Ten years ago it was a rare sight to see a turkey on this river bottom. In fact, for the first half of my life, I don’t remember hearing a word of the bird in the jack pine forests of Central Minnesota. Now it is a common sight to see meandering packs crossing highways almost anywhere in the state. The gaggle that has been waddling through this river bottom is at least forty birds strong. I counted on afternoon with a friend. You see, turkeys are not sneaky birds, and nor are they hard to sneak upon. There are hunters who will deny this fact. They will tell you that it’s simply not true, that the turkey is a cunning and illusive animal. ┬áThe truth is that the turkey is a bumbling bird, a clumsy bird, and a daydreamer. I have observed these traits in the turkey for years now.

My neighbor pack is ruled by one enormous Tom. The bastard wanders with his huge plumage unraveled, his glorious red gobbler wobbling, his neck erect and his eyes furious. In this way he walks about his tribe of luscious turkey vixens, his forty-some feathered geishas that he apparently gets free pick of whenever he chooses. And what does he give in returns? It must be protection.

The human male cannot imagine the life of a male turkey.

The fire burns low quickly. Stirring only patches the gaps. Fixing requires work. More oak to make the night. Superheat the coals before I fall asleep.

I don’t usually use a tent when I camp. Unless it’s going to rain, I don’t see the point. The chances of being eaten by an animal are about as good as being struck by lightning, or less. The weather in Central Minnesota in the spring is fairly predictable (there are always vicious exceptions to every rule in Minnesota). But just to be certain of my safety, I will often bring my trusty old shotgun for protection. It’s an ancient bolt action, but she’s as reliable as any gun ever made and she bucks like a damn mule and sounds like a formidable cannon. Any sane living thing would stand down at the sound of a simple charge of seven-and-a-half shot into the leaves. But bears can be sick.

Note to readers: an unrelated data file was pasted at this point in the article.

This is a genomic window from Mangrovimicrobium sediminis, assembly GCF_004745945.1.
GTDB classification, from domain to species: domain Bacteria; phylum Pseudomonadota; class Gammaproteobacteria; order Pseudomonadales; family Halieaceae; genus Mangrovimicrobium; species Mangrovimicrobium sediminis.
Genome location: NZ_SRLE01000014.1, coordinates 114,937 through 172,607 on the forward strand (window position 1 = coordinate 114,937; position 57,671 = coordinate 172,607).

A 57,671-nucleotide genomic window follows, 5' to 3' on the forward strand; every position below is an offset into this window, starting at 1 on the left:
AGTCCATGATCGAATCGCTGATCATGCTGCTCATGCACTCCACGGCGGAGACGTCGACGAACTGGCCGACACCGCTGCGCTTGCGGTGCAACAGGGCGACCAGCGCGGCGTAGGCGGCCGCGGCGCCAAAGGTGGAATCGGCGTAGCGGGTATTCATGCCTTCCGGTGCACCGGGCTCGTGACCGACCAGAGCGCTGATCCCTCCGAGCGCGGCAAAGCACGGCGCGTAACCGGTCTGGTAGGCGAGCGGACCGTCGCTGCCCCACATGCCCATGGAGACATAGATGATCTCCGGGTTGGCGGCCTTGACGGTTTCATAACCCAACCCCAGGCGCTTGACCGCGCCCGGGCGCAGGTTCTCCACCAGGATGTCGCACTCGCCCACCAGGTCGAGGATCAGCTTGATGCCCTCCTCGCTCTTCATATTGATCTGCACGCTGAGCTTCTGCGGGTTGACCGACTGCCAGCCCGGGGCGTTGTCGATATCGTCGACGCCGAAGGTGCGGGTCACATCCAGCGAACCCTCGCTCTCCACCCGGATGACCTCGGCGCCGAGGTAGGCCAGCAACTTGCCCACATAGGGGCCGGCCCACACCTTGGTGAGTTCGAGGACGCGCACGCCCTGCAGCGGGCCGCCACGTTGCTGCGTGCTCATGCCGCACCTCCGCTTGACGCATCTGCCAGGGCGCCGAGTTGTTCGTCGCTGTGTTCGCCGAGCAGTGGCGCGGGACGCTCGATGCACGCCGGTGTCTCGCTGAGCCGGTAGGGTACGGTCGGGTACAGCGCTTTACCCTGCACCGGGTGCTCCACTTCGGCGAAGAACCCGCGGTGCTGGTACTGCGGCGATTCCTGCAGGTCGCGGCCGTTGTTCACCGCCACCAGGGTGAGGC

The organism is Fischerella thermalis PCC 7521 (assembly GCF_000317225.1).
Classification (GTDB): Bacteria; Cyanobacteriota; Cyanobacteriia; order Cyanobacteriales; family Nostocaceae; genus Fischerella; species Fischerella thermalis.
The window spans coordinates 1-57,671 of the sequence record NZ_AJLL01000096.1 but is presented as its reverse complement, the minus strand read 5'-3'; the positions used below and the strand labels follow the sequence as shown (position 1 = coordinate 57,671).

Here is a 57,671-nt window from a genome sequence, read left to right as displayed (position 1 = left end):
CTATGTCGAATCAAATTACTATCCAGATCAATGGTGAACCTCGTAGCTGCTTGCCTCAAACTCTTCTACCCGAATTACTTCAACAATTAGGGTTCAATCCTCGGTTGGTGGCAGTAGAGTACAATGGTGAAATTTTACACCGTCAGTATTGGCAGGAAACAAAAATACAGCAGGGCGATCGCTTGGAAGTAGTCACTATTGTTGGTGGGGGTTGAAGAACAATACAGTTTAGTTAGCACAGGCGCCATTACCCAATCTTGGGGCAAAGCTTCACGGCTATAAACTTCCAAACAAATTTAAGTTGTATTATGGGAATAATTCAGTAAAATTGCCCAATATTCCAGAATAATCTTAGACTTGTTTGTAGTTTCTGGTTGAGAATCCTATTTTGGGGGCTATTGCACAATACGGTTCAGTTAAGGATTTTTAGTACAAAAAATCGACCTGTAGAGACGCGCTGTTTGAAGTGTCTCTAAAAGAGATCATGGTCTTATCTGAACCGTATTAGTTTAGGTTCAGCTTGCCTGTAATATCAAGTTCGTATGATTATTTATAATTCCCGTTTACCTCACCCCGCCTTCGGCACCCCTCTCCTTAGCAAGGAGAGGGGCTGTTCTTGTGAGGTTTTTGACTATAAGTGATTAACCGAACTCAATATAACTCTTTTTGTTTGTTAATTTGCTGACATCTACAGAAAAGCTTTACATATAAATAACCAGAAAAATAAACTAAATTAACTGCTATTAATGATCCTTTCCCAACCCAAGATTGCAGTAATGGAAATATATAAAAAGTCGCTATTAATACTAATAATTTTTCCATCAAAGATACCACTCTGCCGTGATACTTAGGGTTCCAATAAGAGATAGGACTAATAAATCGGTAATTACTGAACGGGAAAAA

More to the point, some people can be sick.

Coyotes purl through the willows and the elm at the other bank. They yowl and yammer through the night, from the first hints of sundown to the first hints of sunrise. There are nights when the band on the south bank will begin the eerie chorus, and suddenly there are yammers to the north of me. Like happy ghosts. Pranksters in truth. It does not take long to hear the bizarre humor in their songs. The way they do not fear the darkness and somehow rejoice in their own chaos, in the chaos of the river and the Crow Wing’s long and winding course.

Before I fall asleep, I often hear the echoes of a train whistle, and a barn owl in the oak above my head will answer it. As if the whistle is somehow a question posed by machine, a question asked to a machine in its lonesome transit and the owl whispers the reply onto the drifting wind but that whistle is too loud, and no machine will ever hear the answer over its own racket. It will disappear into the night and go drifting on the southern rim of the Crow Wing. Asking forever, wailing, splitting the soft abyss of the night. The river, on the other hand, is loud and boisterous on most nights. Woodpeckers get restless against the trunks of rotten oaks, gangs of coyotes taunt each other most nights from across the river, turkeys wander like drunkards through the dry leaves, otters splash and play in the shallow pools, and somewhere a wild cat screams bloody murder and stalks the darkness. I never feel quite isolated here. It’s a busy neighborhood, to be honest, and like New York, it never seems to sleep.